Age 21 to Smoke: What Would Tocqueville Say?
The $1.4 trillion spending package signed into law provides plenty of cause for lamentation, as Scott Sumner has discussed. One provision raises the federal legal age for purchase of tobacco and e-cigarettes from 18 to 21. Although 20 states had already set the age at 21, the new provision raises it in the other states.
In the 1830s, the great Frenchman Alexis de Tocqueville described the American character, outside the slave states. His description probably continued to fit pretty well right up to the twentieth century. Much that he described we Americans today might well be glad to have shed: the naïveté, the insensibility to art and refinement, the repression of aesthetic delights, the conformism. But what of the goodwill, the hope, the self-reliance, the pride in oneself?
Tocqueville described Americans in his first great work Democracy in America. Can we see in Americans today the following characteristics?
- In America there is, strictly speaking, no adolescence: at the close of boyhood the man appears and begins to trace out his own path… [A]s soon as the young American approaches manhood, the ties of filial obedience are relaxed day by day; master of his thoughts, he is soon master of his conduct…. [T]he son looks forward to the exact period at which he will be his own master, and he enters upon his freedom without precipitation and without effort, as a possession which is his own and which no one seeks to wrest from him…. (2:202–3)
- Long before an American girl arrives at the marriageable age, her emancipation from maternal control begins; she has scarcely ceased to be a child when she already thinks for herself, speaks with freedom, and acts on her own impulse.… [T]he vices and dangers of society are early revealed to her; as she sees them clearly, she views them without illusion and braves them without fear, for she is full of reliance on her own strength, and her confidence seems to be shared by all around her…. Instead, then, of inculcating mis-trust of herself, they constantly seek to enhance her confidence in her own strength and character. (2:209–10)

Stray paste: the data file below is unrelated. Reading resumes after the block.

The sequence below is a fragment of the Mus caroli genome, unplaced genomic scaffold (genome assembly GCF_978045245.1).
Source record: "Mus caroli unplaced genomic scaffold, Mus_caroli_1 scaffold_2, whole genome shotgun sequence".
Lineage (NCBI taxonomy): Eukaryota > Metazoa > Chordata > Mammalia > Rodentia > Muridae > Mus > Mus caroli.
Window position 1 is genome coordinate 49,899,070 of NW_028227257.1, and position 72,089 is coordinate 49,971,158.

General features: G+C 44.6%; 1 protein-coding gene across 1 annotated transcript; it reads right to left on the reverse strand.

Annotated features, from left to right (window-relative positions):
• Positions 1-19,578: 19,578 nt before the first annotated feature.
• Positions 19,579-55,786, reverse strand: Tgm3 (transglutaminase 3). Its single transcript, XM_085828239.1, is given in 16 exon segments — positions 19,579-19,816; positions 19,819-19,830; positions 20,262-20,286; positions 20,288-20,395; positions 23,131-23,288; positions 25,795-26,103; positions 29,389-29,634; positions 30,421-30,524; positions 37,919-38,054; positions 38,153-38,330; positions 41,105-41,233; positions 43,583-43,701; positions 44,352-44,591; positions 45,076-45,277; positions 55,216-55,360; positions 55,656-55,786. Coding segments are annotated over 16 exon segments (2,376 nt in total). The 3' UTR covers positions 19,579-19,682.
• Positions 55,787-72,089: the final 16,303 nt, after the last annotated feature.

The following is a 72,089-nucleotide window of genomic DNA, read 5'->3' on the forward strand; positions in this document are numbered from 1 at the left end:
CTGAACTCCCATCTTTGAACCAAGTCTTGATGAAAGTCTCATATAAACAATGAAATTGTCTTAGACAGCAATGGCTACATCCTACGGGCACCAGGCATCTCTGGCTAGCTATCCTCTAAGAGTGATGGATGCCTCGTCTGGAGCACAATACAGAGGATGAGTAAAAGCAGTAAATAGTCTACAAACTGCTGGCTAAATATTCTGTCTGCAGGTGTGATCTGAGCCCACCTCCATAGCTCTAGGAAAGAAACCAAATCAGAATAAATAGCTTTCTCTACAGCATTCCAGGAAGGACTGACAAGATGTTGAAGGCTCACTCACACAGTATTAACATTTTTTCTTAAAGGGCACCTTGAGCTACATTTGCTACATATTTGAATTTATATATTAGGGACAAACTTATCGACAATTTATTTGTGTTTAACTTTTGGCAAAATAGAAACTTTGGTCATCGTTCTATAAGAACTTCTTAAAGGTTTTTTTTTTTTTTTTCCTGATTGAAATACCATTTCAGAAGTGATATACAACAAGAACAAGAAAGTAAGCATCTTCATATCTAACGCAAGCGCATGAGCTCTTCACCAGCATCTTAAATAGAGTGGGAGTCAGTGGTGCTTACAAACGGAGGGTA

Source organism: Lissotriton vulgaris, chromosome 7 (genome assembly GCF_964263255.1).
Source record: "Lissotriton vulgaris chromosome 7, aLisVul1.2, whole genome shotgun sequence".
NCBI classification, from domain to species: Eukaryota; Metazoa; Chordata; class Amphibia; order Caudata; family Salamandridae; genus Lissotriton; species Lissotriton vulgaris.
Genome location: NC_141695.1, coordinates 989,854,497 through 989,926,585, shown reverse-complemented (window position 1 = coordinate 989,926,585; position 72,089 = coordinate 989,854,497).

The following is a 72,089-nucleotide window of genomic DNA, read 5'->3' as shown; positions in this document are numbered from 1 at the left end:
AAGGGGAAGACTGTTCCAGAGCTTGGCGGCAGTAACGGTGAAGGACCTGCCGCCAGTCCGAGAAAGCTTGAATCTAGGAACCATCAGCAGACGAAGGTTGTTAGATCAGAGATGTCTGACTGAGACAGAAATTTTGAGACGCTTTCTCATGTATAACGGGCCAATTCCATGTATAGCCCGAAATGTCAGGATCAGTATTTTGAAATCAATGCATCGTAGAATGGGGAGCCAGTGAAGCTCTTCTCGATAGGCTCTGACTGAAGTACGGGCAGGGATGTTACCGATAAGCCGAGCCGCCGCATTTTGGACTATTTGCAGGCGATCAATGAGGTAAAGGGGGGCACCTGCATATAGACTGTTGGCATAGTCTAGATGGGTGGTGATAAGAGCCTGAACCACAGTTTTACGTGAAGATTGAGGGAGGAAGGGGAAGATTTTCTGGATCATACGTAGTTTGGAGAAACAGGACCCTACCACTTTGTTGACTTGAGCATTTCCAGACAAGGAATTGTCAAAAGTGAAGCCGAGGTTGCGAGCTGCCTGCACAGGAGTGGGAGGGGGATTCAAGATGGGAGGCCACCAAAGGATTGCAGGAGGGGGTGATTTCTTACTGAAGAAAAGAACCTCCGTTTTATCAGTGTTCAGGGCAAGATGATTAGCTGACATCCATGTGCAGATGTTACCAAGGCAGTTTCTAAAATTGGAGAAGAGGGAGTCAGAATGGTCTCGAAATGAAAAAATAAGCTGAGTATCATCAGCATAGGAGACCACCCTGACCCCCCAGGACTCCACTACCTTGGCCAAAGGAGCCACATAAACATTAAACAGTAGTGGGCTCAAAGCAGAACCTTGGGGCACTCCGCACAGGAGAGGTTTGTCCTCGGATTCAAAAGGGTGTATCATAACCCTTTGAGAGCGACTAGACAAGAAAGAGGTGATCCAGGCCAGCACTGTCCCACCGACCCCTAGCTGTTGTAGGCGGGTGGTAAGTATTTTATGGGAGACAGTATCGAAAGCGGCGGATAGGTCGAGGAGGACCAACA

- In the United States, as soon as a man has acquired some education and pecuniary resources, either he endeavors to get rich by commerce or industry, or he buys land in the uncleared country and turns pioneer. All that he asks of the state is not to be disturbed in his toil and to be secure in his earnings. (2:263)
- When a private individual meditates an undertaking, however directly connected it may be with the welfare of society, he never thinks of soliciting the cooperation of the government; but he publishes his plan, offers to execute it, courts the assistance of other individuals, and struggles manfully against all obstacles. (1:98)
- When an American asks for the cooperation of his fellow citizens, it is seldom refused; and I have often seen it afforded spontaneously, and with great goodwill. (2:185)
- [I]n no country does crime more rarely elude punishment. The reason is that everyone conceives himself to be interested in furnishing evidence of the crime and in seizing the delinquent. (1:99)
- In the United States professions are more or less laborious, more or less profitable; but they are never either high or low: every honest calling is honorable. (2:162)
- In the United States hardly anybody talks of the beauty of virtue, but they maintain that virtue is useful and prove it every day. (2:129)
Tocqueville saw a people with self-reliance and self-respect. One of the significant themes of his work is that these traits flowed from the fact that American government at the time was small, decentralized, and permitted much freedom: “Americans believe their freedom to be the best instrument and surest safeguard of their welfare” (2: 151).
Tocqueville would not have been surprised to learn that as of 2020 the national government in America would fix a legal age of 21 to purchase tobacco. He prophetically warned both the French and the Americans that a suffocating despotism might be in their future. Still, he would lament its actuality.
And he would encourage those who continue to believe in individual liberty, dignity, and responsibility to preserve and promote those virtues.
Dan Klein is professor of economics and JIN Chair at the Mercatus Center at George Mason University.